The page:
Natrum Mur

Polyuria; unquenchable thirst; emaciation, loss of sleep and appetite; great debility and despondency.

Natrum Sulph

This is the chief remedy. Schussler gives as a special reason for its use deficiency of the pancreatic secretion.

Kali Mur

Excessive and sugary urine. Great weakness and somnolence.

Kali Phos

The symptoms for which this remedy must be given intercurrents are nervous prostration, weakness, sleeplessness and voracious hunger; it establishes normal function of the medulla oblongata and pneumogastric nerve, which latter acts on the digestion or stomach and on the lungs.

Femim Phos

Diabetes, when there is a quickened pulse or when there exists pain, heat or congestion in any part of the system, as an intercurrent remedy.

Calcarea Phos

Polyuria, with weakness, much thirst, dry mouth and tongue; flabby, sunken abdomen; craves bacon and salt. Glycosuria when lungs are implicated.

Calcarea Sulph

Schussler says that this may possibly be a remedy useful for this disease; also Kali sulph.

Note To Diabetes

A writer explains the biochemic treatment of diabetes as follows:

Lactic acid is composed of Carbonic acid and water, and must be split up on its way to the lungs. This is done by the catalytic action of Sodium phosphate in the blood. Any deficiency of Sodium phosphate will cause a disturbance in the water in the system by allowing an excess of Lactic acid to accumulate. Nature in her effort to eliminate the water produces the symptoms called diabetes.

But while a lack of Sodium phosphate is the principal cause of diabetes, the chief remedy is Sodium phosphate; because it regulates the supply of water in the blood. Sodium phosphate also gives off oxygen, so necessary for the process of the decomposition of sugar, and thereby prevents its reaching the kidneys as sugar, and also thins to its normal consistency bile that has become inspissated from a lack of Sodium phosphate.

If a case of diabetes has advanced to any considerable degree, the kidneys will have become inflamed by the Lactic acid and sugar that passes through them. This injury to the tissue of the kidney calls upon the red corpuscles of the blood for Iron phosphate, which will in most cases cause a deficiency in that inorganic salt. Nature, in her efforts to supply iron, will probably draw on the nerve fluid, Potassium phosphate will be too rapidly consumed, and the patient suffers from nervous prostration.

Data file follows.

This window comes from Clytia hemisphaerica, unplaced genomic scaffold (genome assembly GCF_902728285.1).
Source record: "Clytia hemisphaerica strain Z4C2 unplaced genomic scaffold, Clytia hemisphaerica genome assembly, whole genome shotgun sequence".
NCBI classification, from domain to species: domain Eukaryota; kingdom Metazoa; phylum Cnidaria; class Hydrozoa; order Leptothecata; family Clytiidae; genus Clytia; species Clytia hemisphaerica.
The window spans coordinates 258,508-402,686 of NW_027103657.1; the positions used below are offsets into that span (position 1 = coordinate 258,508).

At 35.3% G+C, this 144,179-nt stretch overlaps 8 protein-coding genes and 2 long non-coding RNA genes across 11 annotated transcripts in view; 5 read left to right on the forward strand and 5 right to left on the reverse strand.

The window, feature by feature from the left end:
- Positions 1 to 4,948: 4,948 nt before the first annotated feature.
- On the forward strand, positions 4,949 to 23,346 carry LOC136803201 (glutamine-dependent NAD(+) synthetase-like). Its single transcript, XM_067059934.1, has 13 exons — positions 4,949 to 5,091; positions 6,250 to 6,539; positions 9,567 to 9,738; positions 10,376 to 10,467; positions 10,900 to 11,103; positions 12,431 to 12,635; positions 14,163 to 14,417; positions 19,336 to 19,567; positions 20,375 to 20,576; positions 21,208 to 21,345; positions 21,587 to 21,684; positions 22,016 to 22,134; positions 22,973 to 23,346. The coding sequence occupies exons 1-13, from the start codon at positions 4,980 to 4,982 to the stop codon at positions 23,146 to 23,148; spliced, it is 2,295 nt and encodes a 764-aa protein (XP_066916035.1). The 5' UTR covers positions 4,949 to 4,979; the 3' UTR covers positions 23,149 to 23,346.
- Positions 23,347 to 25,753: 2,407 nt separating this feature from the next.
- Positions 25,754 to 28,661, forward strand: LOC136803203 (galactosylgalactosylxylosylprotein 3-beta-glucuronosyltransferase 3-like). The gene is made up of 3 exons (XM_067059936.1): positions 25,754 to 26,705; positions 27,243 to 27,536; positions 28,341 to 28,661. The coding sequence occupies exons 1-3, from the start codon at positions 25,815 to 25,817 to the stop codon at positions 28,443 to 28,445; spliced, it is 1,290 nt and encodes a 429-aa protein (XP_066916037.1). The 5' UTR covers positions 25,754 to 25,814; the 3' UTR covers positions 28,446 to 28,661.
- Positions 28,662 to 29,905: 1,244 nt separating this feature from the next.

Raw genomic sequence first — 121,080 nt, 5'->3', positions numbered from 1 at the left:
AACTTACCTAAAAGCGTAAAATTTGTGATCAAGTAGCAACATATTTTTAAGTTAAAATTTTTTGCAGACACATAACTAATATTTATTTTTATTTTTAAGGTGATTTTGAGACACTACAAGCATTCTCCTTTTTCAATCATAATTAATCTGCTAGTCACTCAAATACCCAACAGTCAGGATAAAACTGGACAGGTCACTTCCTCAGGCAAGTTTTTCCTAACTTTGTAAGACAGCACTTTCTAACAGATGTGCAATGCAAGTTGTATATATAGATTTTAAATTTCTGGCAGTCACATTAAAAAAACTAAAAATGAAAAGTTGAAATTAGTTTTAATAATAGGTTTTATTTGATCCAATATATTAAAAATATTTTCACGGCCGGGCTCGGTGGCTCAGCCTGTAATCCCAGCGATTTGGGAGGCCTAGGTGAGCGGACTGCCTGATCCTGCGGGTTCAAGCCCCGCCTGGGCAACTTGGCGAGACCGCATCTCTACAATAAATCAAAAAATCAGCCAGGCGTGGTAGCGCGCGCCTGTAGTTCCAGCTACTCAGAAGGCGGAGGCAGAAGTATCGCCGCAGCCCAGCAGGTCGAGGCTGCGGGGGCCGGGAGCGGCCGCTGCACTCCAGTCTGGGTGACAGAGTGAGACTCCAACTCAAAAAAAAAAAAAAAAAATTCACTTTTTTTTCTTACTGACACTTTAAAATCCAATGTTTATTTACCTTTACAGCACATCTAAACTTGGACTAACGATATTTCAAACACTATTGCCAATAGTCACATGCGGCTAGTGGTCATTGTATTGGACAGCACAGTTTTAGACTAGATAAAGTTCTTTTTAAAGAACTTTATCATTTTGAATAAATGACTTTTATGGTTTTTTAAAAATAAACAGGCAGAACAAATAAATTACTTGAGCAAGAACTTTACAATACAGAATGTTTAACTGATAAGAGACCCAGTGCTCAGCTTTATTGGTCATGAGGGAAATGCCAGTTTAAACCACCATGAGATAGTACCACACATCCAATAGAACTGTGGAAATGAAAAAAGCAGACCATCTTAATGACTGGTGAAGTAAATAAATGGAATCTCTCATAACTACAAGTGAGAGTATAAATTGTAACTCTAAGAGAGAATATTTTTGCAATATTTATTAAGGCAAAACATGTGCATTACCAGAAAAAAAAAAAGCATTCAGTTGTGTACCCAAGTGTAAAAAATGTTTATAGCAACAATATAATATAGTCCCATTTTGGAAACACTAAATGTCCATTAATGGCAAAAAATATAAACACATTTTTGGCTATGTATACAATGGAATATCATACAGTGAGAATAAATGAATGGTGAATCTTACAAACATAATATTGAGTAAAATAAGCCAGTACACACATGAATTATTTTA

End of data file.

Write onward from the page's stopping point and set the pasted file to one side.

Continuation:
The treatment, therefore, for diabetes mellitus is: the Phosphates of sodium. Iron and Potassium, and the Sulphate of sodium. For the great functional disturbance of nerve centers caused by the demand made on the blood for the Potassium phosphate, producing sleeplessness and voracious hunger, Potassium phosphate is the infallible remedy. It establishes normal functional action of the medulla oblongata and pneumogastric nerve, which latter acts on stomach and lungs. For the great thirst, emaciation, and despondency, give Sodium chloride. It equally distributes the water in the system and quickly restores the normal condition.

The phosphates may be combined where two or more are indicated, but the Sodium sulphite and Sodium chloride should be given in separate solutions. Where there is great emaciation or poor appetite Calcium phosphate should be given, a small dose after each meal.

In my opinion, diet cuts but little figure in the treatment of diabetes, except as to the amount of food taken. The main object is have the food digest. Diabetic patients should never overeat; better eat six than overeat once.

Of Course diet of fat meats or greasy food cannot be beneficial, for the very important fact that it overworks the liver, causes a deficiency and consequent thickening of bile and mucus, and sometimes a crystallization of cholesterin in the gall duct, which give rise to symptoms called hepatic colic, jaundice, or bilious headache.

Clinical Cases

Dr. E. H. Rankin reports a case of diabetes insipidus improving under Natrum phos. 6x, in thirst, appetite and general strength, also in quantity of urine. However, no permanent result was obtained in this case. - Southern Journal of Henteropathy, April, 1886.

Schussler notices two cures of this disease, communicated to him from Scotland, and one in which an Italian doctor employed successfully Natrum sulph. in diabetes. The details are wanting.

I have had occasion to treat many cases of that affection that I consider of a nervous origin. The treatment that has always succeeded with me has invariably been Natrum sulph. and Magnesia phos. 6x trit.; the length of treatment has been from forty-eight hours to a week; one dose of each of these salts in alternation every hour. (E. A. de Cailhol, M. D).

Mrs. M., aged 4a, consulting me, declared that she passed nearly Tour gallons of urine in twenty-four hours; its specific gravity was 1.040. I learned from her that the disease originated from a nervous shock (conjugal onanismus). I cured that disease in three months with Natr. sulph , Natr. phos.. Kali phos. and Magnes, phos., given according to the symptoms that I bad to fight against. Having seen her three years after, the cure was perfect and no sign of relapse. (E. A. de Cailhol, M. D).